Artwork featuring famed rat image part of exhibit in Waco
Artwork featuring famed rat image part of exhibit in Waco
Sep. 13, 2018
WACO, Texas (AP) — Those who believe in the power of art, as well as its unexpected consequences, may want to consider the impact of a rat spray-painted on a San Francisco building, whose audience went from sidewalk passersby to tens of thousands across the country and now to Waco.
The Waco Tribune-Herald reports the beret-wearing, marker-wielding rat, properly called "Haight Street Rat," a 2010 piece of street art by British artist and arts provocateur Banksy, has begun a one-month exhibition at downtown Waco's Cultivate 7twelve arts space.
The "Writing On The Wall" show, through Sept. 29, not only will provide the Waco public with a chance to see the now world-renowned Banksy work, but will feature related lectures on street and public art and an exhibition by Waco-area artists.
It's the first time "Haight Street Rat" has been shown in Texas after a post-building career that has seen exhibitions in Miami, Los Angeles, New York, Toronto, Nashville, Tennessee, and more.
"We really believe in Waco and that Waco is ready for this," said Cultivate 7twelve owner Rebekah Hagman, who agreed to host the painting after discussions with Luna Juice owner Summer Shine, who, with Creative Waco director Fiona Bond, led community efforts to bring "Haight Street Rat" to Waco.
The secretive British artist Banksy built an international reputation in the 2000s for his bold and often politically provocative paintings spray-painted or stenciled on bare building exteriors in public places.
"Haight Street Rat" was one of a half-dozen works he created during a 2010 visit to San Francisco, painting a rat with a beret holding a red marker on the upper side of a three-story San Francisco bed-and-breakfast. The red line from the rat's pen was continued on a facing wall with the message "This is where I draw the line," allegedly a criticism of the street-level clothing store that supposed had sold items with images from local artists without reimbursing those artists.
The painting was destined for white-washing until street art advocate, art collector and documentary producer Brian Greif stepped in to lead efforts to save the Banksy piece. Those efforts, captured in his film "Saving Banksy," introduced "Haight Street Rat" to an international audience and, Greif says, has seeded street art projects in cities across the United States.
"It wasn't easy," recalled Greif in a recent phone interview from his Nashville home. After persuading the building owner to sell the piece to him, Greif had to assemble a crew to cut out the heart of the 12 foot by 16 foot wall painting from its second-story location, remove the painting board by board in six-foot lengths, then replace the wall cutout.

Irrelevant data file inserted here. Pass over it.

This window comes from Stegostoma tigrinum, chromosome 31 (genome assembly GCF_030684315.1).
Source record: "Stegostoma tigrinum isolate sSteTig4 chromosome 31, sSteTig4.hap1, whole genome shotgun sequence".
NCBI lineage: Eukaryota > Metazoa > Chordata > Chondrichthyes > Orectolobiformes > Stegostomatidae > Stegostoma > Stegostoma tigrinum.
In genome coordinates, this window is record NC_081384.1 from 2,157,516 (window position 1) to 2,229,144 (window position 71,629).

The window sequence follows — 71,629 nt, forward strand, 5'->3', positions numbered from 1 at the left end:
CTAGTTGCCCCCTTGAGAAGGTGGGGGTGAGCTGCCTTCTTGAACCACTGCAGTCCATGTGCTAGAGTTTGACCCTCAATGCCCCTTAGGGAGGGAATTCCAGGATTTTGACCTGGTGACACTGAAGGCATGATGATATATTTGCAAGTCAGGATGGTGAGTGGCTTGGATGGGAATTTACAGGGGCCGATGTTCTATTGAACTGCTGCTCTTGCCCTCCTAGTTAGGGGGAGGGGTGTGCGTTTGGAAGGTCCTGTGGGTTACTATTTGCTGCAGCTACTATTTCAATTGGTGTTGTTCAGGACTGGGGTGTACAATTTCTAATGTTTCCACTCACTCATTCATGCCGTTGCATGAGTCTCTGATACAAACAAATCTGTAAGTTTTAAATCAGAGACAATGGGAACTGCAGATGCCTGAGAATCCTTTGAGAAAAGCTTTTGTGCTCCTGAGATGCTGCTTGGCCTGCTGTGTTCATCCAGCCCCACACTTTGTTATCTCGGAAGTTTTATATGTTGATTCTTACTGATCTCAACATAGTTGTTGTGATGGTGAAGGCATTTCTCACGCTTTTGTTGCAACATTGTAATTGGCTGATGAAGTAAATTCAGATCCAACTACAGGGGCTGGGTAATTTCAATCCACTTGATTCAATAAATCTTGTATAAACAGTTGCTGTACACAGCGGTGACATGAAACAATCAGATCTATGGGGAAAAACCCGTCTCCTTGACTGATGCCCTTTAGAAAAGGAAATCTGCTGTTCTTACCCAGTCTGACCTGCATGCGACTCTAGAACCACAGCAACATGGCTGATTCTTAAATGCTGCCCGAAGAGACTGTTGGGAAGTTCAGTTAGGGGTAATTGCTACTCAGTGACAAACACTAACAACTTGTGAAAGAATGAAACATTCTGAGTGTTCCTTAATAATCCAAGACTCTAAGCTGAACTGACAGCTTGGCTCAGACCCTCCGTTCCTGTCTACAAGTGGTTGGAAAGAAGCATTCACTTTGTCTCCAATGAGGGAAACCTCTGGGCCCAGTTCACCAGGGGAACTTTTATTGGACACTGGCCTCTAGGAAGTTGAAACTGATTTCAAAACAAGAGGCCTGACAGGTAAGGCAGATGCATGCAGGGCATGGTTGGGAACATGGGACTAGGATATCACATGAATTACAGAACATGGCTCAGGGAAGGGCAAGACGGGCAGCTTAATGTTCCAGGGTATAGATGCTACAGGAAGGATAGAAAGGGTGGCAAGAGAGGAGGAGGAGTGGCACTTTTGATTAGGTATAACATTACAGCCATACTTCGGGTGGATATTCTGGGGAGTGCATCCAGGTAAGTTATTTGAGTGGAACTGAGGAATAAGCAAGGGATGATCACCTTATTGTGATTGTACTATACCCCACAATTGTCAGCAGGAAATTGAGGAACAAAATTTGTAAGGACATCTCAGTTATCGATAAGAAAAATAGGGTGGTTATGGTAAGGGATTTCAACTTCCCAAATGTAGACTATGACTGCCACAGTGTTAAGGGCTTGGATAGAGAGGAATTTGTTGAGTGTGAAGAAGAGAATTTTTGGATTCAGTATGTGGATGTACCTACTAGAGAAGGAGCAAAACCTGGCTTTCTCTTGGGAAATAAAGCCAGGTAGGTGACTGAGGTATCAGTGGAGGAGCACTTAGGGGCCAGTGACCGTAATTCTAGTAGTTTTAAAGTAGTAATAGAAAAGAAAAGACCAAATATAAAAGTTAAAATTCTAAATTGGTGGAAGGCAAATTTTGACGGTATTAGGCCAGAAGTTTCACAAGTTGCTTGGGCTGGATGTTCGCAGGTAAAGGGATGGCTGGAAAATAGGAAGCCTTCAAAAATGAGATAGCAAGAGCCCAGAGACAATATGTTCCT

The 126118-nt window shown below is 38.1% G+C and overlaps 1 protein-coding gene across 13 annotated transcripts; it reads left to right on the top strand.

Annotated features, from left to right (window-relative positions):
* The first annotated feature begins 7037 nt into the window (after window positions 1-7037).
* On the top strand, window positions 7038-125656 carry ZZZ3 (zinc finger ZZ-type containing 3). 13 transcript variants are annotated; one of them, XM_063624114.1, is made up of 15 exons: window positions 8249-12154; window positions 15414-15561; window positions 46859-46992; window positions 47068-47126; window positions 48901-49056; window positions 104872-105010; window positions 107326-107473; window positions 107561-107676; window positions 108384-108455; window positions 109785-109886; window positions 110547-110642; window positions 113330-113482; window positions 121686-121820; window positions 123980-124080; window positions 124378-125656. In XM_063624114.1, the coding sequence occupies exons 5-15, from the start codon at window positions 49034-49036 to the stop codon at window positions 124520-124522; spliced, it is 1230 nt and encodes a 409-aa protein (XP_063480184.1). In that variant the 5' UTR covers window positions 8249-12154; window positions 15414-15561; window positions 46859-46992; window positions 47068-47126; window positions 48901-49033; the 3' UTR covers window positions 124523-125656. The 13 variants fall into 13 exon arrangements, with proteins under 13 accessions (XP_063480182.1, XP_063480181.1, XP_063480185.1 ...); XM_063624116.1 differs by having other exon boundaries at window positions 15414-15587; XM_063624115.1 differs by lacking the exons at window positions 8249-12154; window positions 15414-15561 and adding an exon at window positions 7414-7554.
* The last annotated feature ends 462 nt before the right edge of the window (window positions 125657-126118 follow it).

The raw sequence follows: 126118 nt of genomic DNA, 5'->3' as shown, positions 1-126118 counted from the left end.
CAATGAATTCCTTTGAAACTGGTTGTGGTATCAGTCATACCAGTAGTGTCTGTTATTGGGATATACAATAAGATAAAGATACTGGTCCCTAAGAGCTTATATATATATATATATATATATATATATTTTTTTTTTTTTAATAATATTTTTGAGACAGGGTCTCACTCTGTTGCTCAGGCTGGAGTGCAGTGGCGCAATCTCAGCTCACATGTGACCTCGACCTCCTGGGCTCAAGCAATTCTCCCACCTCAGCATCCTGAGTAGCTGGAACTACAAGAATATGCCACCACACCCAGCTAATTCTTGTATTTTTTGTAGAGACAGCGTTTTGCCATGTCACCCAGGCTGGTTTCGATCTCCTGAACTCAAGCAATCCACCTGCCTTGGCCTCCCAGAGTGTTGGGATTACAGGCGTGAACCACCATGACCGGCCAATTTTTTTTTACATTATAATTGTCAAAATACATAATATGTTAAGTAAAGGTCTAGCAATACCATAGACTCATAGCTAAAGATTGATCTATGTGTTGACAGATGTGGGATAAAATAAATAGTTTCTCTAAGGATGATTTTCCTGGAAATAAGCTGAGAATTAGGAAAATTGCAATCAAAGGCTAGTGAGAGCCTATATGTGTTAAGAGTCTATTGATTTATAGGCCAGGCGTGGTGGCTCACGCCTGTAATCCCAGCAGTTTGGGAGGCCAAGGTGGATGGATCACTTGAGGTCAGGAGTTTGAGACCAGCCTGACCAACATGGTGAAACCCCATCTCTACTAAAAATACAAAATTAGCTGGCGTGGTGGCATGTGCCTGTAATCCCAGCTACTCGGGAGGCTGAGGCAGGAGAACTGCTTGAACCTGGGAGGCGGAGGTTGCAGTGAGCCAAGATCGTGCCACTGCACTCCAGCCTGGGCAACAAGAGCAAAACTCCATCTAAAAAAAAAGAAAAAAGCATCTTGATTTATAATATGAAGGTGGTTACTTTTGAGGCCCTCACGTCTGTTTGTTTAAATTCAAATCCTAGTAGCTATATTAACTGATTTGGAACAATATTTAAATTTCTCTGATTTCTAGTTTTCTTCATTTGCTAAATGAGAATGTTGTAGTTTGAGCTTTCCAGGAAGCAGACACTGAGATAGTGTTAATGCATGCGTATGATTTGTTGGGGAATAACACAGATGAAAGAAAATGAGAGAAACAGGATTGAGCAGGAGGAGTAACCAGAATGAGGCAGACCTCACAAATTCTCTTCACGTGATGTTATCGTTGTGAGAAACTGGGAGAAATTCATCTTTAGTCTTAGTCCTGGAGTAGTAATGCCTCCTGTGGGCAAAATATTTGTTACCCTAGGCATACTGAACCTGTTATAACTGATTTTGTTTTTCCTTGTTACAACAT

For the first few years of the painting's traveling exhibition, it had to be reassembled for each show, its 12 boards pieced together like a jigsaw. Greif later decided to have it mounted on a single sheet of aluminum and framed. "It's still very hard to move. It takes five people to move it," he said.
"Saving Banksy" and travels with the Haight Street rat led Greif to leave his television work in San Francisco for street art advocacy, a passion. "I saw this was brand-new territory, to bring street art and graffiti to new places," he said.
He moved to Nashville in 2014 where he became involved in the Nashville Walls Project, a city-wide effort that saw professional artists create murals on prominent buildings. Since then, he's been involved in street art efforts in other cities, which have seen as many as 60 public murals created in that time, he said.
Public visibility is a key element of street art and that accessibility is what makes street art much more important than a splash of color in an urban environment, Greif said. "Street art and graffiti art are two of the most important art movements ever," he said. "They made art so open and approachable to the general public."
Greif places street art on a continuum of public artwork that includes graffiti and tagging. Tagging is largely the addition of an artist's initials or symbol to a building or existing artwork while graffiti uses words, letters and numbers as starting points for artwork. Greif sees street art as the broadest category, open to images without words or letters and styles including photorealism, graphic design and stenciling.
Works by artists like Banksy — and online coverage and reposting of those images — have introduced such art to millions of people while creating celebrities of the best-known street artists.
Greif takes advantage of his Banksy exhibitions to preach the word of street art, speaking to secondary and college students as well as general audiences. He'll do the same in Waco this month, including An Evening With Brian Greif" on Sept. 28.
Bond also has curated a show of local art featuring works by 30 area artists. Submissions ran the gamut of traditional street art themes, from the provocative — addressing topics such as species extinction and family separations at the border — to the humorous.
"I'm proud that local artists showed up and are showing such strong conceptual work," Hagman said. "That's exciting — to be able to have representation of the spectrum."
Cultivate 7twelve will open on Mondays in September to expand access to the Banksy exhibit. Hours are 11 a.m.-7:30 p.m. weekdays and 10 a.m.-5 p.m. Saturdays. Admission is free.
Hagman hopes that Waco art supporters take advantage of the opportunity to see the Banksy work in person.
"In an age of digital media, it's so important to see art like this," she said.
Information from: Waco Tribune-Herald, http://www.wacotrib.com